There are now eighty acres at Crampcastle, among these are fifteen one-acre grass paddocks assigned for fillies. There are also immediate plans to develop a five furlong grass gallop which will be installed by spring 2011. More often than not it is Joe, rather than the groundskeeper who will replace any divots that appear in the grass post-workout. He has concocted a secret recipe (grass seed, sand, clay and turf mould) to restore any damaged grass. The woodchip is also raked daily and topped up regularly, an example of the dozens of small measures in Crampscastle which, when added together, bring out the best in horses trained there.

For the past number of years, Joe’s son, Joseph ably assists his father in the day-to-day running of the yard. Having spent over two years at Versailles, Coolmore’s Kentucky base, he brings a complimentary approach to the horses. Joseph shares his father’s position of maintaining an operation with a sense of honesty, accomplishment and transparency, a position which is valued by Joe’s long-standing owners.

Among the yards many training successes include Ardbrae Lady, a distinguished high-class filly who finished second to Nightime in the 2006 Irish 1,000 Guineas, nine lengths ahead of Sir Mark Prescott’s Confidential Lady (by Singspiel).

Such was the class of this race that Prescott’s filly subsequently won the French Oaks, the £800,000 Group 1 Prix De Diane Hermes in Chantilly. Also finishing behind Ardbrae Lady in the 1,000 Guineas was Aidan O’Brien’s Queen Cleopatra (by Kingmambo) who had already claimed the Derrinstown Stud 1,000 Guineas Trial. By the time Ardbrae Lady was retired, she had won over €250,000 in prize money for her connections, an outstanding training result as the filly had initially been purchased for 20,000 guineas. Interestingly, her first foal, a colt by Galileo and subsequently named Jackaroo, was purchased for 230,000 Guineas by Coolmore chief, John Magnier. Jackaroo, a sound, precocious type has already won his maiden at the first time of asking.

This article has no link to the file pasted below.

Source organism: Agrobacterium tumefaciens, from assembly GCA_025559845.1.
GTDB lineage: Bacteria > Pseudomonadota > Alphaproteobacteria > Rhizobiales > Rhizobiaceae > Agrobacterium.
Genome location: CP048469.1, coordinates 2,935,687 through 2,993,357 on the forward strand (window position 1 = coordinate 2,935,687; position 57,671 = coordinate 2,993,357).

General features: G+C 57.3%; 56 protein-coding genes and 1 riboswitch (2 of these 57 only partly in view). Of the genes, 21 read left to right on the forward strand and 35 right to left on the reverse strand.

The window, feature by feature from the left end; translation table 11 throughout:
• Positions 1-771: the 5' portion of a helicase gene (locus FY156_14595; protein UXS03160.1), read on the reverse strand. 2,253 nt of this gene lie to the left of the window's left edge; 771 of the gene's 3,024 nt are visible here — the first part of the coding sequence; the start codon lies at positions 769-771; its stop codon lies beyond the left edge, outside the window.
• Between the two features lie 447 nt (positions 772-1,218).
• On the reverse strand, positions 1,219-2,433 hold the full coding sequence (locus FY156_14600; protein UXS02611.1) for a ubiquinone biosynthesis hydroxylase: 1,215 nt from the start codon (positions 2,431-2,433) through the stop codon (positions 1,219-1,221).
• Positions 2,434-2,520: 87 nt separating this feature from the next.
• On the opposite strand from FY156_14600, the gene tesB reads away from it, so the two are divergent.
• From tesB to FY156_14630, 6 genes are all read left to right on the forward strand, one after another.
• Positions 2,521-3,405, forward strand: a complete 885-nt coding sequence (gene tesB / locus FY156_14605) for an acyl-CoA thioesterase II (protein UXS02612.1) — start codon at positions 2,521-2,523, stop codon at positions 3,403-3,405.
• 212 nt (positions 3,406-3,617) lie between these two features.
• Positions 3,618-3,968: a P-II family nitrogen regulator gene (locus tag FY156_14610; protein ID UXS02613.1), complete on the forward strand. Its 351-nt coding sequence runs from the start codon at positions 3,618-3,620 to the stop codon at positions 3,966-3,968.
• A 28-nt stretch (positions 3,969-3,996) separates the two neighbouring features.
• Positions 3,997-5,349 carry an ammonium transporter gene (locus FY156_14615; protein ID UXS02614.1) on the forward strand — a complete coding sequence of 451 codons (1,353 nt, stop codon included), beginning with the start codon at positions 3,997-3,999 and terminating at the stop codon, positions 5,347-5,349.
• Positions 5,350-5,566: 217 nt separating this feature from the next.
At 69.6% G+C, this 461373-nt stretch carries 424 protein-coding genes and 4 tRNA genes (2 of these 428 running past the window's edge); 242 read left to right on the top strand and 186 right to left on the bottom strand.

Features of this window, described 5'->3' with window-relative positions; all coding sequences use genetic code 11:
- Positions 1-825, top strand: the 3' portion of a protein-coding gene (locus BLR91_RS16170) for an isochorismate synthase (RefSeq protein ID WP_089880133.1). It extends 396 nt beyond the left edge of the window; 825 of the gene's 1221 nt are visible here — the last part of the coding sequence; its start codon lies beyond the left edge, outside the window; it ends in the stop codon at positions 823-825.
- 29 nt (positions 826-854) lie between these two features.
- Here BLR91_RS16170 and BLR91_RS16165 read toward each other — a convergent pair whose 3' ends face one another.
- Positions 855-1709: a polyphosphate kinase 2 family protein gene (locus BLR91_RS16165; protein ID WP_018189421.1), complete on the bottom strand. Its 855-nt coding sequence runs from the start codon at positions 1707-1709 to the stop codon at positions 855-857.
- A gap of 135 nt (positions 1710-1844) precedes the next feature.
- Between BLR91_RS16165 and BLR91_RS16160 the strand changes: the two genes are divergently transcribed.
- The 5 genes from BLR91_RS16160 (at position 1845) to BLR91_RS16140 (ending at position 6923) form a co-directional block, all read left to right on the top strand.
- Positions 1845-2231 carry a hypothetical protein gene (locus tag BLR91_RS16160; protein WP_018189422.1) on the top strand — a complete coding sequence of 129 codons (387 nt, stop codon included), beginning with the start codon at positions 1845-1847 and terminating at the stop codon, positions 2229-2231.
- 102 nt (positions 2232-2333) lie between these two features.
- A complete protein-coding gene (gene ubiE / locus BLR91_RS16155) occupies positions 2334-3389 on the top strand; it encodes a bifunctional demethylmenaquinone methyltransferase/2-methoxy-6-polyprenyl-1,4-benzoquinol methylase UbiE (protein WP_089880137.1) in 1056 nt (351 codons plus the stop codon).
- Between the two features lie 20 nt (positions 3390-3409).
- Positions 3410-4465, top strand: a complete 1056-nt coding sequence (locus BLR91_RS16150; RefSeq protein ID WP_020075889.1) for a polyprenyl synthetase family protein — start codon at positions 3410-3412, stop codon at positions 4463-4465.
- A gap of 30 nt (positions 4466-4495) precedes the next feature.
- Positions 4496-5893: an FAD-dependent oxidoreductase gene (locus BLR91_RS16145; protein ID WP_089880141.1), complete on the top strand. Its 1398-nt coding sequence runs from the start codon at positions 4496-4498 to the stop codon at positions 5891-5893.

Rose Hip, (Rossini – Rose Tint by Salse) is another mare that has also heralded much success, bred by Ballyhane Stud, Rose Hip previously won four valuable handicaps before gaining her first success in a Listed race in June 2010. Defying a large weight, Rose Hip won the nine furlong Class 1 Nijinsky Stakes at Leopardstown when beating the favourite, Jim Bolger’s Shintoh, a Giant’s Causeway half-brother to War Chant and Ivan Denisovich.

Joe Murphy is also the owner of Rose Hip; she is one of seven stakes winners by the Group 2 winner, Rossini. Rose Hip realised €10,000 as a yearling and although still in training, she should make an excellent broodmare with her progeny bound to be very popular at the sales and another success for the Crampscastle team.

Joe Murphy’s ascendancy into the top twenty flat trainers in Ireland has been built upon decades of experience and an ability to exceed expectations. His yard is renowned for dependability, value for money and results; it is a synergy of success and readiness. In an area of Ireland bejewelled with industry-leading training facilities, Joe Murphy’s is resplendent yet unobtrusive, without question, a testament to an honourable, gentleman trainer.